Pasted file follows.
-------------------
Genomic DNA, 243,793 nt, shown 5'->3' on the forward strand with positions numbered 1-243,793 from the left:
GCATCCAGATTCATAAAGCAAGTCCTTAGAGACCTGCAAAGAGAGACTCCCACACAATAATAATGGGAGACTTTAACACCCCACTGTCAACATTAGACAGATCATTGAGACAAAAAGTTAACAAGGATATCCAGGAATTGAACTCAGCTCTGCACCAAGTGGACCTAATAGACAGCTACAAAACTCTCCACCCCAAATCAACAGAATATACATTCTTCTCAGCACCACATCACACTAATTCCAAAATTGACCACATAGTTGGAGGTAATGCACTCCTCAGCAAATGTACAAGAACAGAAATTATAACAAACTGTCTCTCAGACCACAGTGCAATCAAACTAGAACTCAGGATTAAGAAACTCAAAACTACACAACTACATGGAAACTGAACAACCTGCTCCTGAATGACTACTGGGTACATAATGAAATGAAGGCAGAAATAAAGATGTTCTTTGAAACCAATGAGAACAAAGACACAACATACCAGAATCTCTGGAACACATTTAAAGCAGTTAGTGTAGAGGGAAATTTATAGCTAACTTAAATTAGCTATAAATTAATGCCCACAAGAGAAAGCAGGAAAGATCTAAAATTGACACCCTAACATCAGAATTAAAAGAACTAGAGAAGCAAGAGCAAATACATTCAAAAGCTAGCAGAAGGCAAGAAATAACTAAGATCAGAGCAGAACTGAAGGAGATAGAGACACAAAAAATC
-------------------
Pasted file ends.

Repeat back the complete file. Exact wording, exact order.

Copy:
Genomic DNA, 243,793 nt, shown 5'->3' on the forward strand with positions numbered 1-243,793 from the left:
GCATCCAGATTCATAAAGCAAGTCCTTAGAGACCTGCAAAGAGAGACTCCCACACAATAATAATGGGAGACTTTAACACCCCACTGTCAACATTAGACAGATCATTGAGACAAAAAGTTAACAAGGATATCCAGGAATTGAACTCAGCTCTGCACCAAGTGGACCTAATAGACAGCTACAAAACTCTCCACCCCAAATCAACAGAATATACATTCTTCTCAGCACCACATCACACTAATTCCAAAATTGACCACATAGTTGGAGGTAATGCACTCCTCAGCAAATGTACAAGAACAGAAATTATAACAAACTGTCTCTCAGACCACAGTGCAATCAAACTAGAACTCAGGATTAAGAAACTCAAAACTACACAACTACATGGAAACTGAACAACCTGCTCCTGAATGACTACTGGGTACATAATGAAATGAAGGCAGAAATAAAGATGTTCTTTGAAACCAATGAGAACAAAGACACAACATACCAGAATCTCTGGAACACATTTAAAGCAGTTAGTGTAGAGGGAAATTTATAGCTAACTTAAATTAGCTATAAATTAATGCCCACAAGAGAAAGCAGGAAAGATCTAAAATTGACACCCTAACATCAGAATTAAAAGAACTAGAGAAGCAAGAGCAAATACATTCAAAAGCTAGCAGAAGGCAAGAAATAACTAAGATCAGAGCAGAACTGAAGGAGATAGAGACACAAAAAATC